Case study

Think, Act, Report: Deloitte

Focusing on Workplace Culture


We have placed a significant focus on our firm’s culture, to ensure our workplace is somewhere where women (and indeed all our people) can balance a successful career with commitments outside work. We want to ensure that Deloitte provides a truly inclusive environment which is underpinned by respect.


We have made attracting, retaining and developing women a business priority, so it is at the forefront of our business strategy. Our Executive has committed to taking a number of actions including a major focus on agile working, so that we are able to retain and develop our female talent. We are also very proud of our Return-to- Work programme – the first of its kind in professional services in the UK – which was introduced in 2015 to help reconnect the firm with senior, talented women who have had time away from their professional careers – for parenthood, family care or other reasons. There is also our firm-wide sponsorship programme which pairs aspiring female leaders with a senior sponsor, male or female.

From inclusion to diversity

But we know that we will not make sustainable change at senior levels without ensuring that we provide an inclusive culture. A challenge for many diversity programmes is that they are often too narrow and focused on specific actions or programmes in isolation, rather than addressing the required underlying cultural shift needed to make a real impact and lasting difference. By shifting the focus from diversity-focused actions to that of an inclusive culture we are aiming to ensure everyone feels part of the solution and personally accountable for their conscious or unconscious impact on each other. Under this approach, everyone understands that gender balance is an outcome of the culture and environment within which our people work.

Respect and inclusion

Our leadership has made it a business imperative to ensure that we provide an inclusive culture, and our Respect & Inclusion (R&I) action plan therefore sets out a comprehensive set of measures the firm is taking to ensure it provides such an environment. This plan is underpinned by three principles: respect; trust; and open and honest communication:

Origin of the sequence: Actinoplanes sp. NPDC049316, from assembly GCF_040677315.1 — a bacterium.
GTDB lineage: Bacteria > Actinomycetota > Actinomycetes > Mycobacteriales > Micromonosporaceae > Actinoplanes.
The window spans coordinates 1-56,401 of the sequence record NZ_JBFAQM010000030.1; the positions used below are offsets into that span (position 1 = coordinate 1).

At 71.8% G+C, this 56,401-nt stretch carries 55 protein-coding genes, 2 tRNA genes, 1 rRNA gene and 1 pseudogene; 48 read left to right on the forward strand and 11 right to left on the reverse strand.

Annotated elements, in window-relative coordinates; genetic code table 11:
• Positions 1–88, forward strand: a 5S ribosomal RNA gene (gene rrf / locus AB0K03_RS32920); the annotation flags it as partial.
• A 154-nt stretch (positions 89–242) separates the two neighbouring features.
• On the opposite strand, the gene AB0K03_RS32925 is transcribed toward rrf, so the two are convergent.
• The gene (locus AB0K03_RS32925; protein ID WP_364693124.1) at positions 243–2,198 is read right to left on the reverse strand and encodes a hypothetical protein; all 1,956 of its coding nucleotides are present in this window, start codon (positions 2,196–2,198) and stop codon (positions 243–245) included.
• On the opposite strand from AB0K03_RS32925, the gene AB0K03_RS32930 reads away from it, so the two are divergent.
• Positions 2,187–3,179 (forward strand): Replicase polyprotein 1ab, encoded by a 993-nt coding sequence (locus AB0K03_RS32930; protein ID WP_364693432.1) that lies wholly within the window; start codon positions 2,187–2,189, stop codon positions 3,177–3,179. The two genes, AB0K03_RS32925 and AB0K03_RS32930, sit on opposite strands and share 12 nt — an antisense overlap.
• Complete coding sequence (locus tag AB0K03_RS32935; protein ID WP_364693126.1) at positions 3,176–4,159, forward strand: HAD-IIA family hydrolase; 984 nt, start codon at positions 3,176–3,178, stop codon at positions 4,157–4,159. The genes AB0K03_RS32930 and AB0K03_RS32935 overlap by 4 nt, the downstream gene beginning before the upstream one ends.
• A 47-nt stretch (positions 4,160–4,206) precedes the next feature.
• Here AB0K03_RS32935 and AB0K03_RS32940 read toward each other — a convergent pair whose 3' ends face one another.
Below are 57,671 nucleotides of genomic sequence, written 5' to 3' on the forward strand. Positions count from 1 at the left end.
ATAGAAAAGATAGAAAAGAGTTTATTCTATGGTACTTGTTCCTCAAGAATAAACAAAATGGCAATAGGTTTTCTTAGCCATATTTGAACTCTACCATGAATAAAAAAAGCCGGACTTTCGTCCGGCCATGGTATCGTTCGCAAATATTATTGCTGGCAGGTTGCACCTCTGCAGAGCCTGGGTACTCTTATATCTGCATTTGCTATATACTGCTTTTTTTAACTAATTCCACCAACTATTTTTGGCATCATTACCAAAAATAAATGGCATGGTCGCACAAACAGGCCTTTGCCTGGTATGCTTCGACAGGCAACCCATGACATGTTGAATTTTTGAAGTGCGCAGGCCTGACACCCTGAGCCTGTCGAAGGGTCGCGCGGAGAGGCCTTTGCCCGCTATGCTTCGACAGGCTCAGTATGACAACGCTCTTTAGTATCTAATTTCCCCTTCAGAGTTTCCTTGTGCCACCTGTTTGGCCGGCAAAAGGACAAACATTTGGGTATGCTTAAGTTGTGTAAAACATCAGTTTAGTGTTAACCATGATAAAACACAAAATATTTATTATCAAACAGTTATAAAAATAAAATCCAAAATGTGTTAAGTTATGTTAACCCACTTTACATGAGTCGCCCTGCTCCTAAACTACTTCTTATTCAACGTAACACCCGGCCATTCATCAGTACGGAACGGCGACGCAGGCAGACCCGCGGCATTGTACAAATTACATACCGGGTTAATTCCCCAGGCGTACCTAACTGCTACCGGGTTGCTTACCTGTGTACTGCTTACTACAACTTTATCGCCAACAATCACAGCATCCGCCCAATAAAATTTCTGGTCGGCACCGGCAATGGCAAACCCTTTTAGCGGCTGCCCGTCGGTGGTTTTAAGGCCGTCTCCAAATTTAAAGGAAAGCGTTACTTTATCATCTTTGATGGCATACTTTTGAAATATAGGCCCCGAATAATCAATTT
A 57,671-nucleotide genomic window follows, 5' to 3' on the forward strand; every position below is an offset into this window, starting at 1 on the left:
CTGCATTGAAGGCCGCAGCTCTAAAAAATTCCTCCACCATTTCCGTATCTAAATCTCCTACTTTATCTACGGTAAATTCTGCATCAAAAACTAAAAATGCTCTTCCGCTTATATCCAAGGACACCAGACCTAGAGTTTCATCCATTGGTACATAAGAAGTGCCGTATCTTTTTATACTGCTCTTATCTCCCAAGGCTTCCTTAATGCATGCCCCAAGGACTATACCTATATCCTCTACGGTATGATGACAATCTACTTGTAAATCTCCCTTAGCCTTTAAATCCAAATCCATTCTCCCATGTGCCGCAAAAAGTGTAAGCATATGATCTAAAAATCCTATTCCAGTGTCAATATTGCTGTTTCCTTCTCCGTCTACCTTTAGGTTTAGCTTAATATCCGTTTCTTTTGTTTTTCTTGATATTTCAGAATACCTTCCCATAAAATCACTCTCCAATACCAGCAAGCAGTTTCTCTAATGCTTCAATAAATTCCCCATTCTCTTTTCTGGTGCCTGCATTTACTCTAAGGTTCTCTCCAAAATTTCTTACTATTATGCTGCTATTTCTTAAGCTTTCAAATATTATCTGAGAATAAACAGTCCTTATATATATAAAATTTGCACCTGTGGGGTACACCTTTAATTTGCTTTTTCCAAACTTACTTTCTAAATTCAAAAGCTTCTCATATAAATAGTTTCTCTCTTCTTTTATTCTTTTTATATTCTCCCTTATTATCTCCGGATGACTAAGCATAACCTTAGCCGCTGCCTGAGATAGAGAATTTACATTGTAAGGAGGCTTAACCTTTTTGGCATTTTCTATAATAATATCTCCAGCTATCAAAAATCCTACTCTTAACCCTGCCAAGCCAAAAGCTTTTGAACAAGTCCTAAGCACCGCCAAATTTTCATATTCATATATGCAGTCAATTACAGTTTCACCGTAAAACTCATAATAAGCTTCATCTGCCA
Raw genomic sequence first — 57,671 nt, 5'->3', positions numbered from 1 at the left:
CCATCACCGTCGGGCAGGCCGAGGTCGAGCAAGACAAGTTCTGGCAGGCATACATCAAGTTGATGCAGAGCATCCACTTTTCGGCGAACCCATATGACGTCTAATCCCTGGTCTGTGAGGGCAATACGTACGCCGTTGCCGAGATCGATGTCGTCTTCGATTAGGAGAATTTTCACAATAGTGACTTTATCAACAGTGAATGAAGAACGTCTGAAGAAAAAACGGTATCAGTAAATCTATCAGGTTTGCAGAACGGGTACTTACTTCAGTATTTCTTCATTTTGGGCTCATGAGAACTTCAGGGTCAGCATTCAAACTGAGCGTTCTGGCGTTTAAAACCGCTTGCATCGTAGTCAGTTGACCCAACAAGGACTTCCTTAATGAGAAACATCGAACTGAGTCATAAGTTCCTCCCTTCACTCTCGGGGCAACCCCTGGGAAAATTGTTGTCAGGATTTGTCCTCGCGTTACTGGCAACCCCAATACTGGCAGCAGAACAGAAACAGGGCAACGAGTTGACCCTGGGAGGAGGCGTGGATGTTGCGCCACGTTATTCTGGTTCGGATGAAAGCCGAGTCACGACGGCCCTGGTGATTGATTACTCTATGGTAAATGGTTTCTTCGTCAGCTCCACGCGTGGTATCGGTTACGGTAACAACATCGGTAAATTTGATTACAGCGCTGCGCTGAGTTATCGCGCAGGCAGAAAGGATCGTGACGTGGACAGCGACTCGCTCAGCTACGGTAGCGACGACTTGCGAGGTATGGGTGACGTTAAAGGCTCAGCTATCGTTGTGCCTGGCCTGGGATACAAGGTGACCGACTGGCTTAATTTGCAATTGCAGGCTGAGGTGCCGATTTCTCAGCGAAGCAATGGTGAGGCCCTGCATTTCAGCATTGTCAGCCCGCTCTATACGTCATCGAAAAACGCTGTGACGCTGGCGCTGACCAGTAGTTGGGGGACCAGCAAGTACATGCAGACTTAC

• Educating our people – we are ensuring all our people, existing and new joiners, understand the firm’s expectations regarding respectful and inclusive behaviours, and understand that action will always be taken in relation to unacceptable behaviour. This includes providing facilitated face-to-face group sessions for all partners and directors; mandatory R&I e-learning for everyone in the firm; and – through our diversity networks – educating our people on different faiths, LGBT issues, and ethnic and gender diversity.

  • Creating compelling communications – we have committed to sharing our R&I intentions both internally and externally. We created ‘Ask yourself’, a short, thought-provoking film to challenge the thoughts of our people around a number of scenarios including gender bias, sexual orientation, disability, ethnicity and work-life balance. It was uploaded to our internal video channel and played on digital screens in our offices. We also decided to share it on YouTube to help inspire other organisations on their own respect and inclusion journeys.

  • Effective escalation channels – to enable our people to talk about issues in a ‘safe’ way and allow the firm to proportionately address inappropriate behaviour. This includes the introduction of trained R&I Advisors, a group of senior leaders who play an important and visible role in ensuring we provide an inclusive and respectful working environment.

Leading by example

Driving any change in a firm of 15,000 people requires authentic and active support from the firm’s most senior leaders. Our CEO, David Sproul, has encouraged the Executive team to be visible and reinforce the prominence of R&I in their own communications and actions. Also, by taking the unusual step to mandate participation at our hard-hitting R&I workshops for all partners and directors, and encouraging them to discuss these with their teams, the Executive has sent a clear signal to the firm that this is a real priority. As one of the largest and most influential employers in the UK, Deloitte recognises its responsibility to lead and drive the gender equality agenda. This is the reason we have publically supported the UK government’s proposal to require larger companies to publish their gender pay gap data, having signed up to Think, Act, Report when it was launched in 2011. In July 2015 we decided to make the firm’s gender pay gap publically available, joining a handful of firms in the UK that have voluntarily disclosed this information to date.


  • Just under a third of the partners promoted in 2015 were female.
  • More than half of the participants on our Return-to Work programme have secured permanent roles with the firm.
  • To date, over 1,000 partners and have participated in R&I workshops and these are currently being rolled out to 1,000 directors.
  • 10,500 people have completed the mandatory R&I e-learning.
  • Our ‘Ask Yourself’ film has had more than 26,500 views on YouTube.

Next Steps

We know we still have more to do, but we believe that only by a combination of cultural change and specific actions will we continue to improve the retention of women within the firm and the representation of women in senior positions.

Published 23 May 2016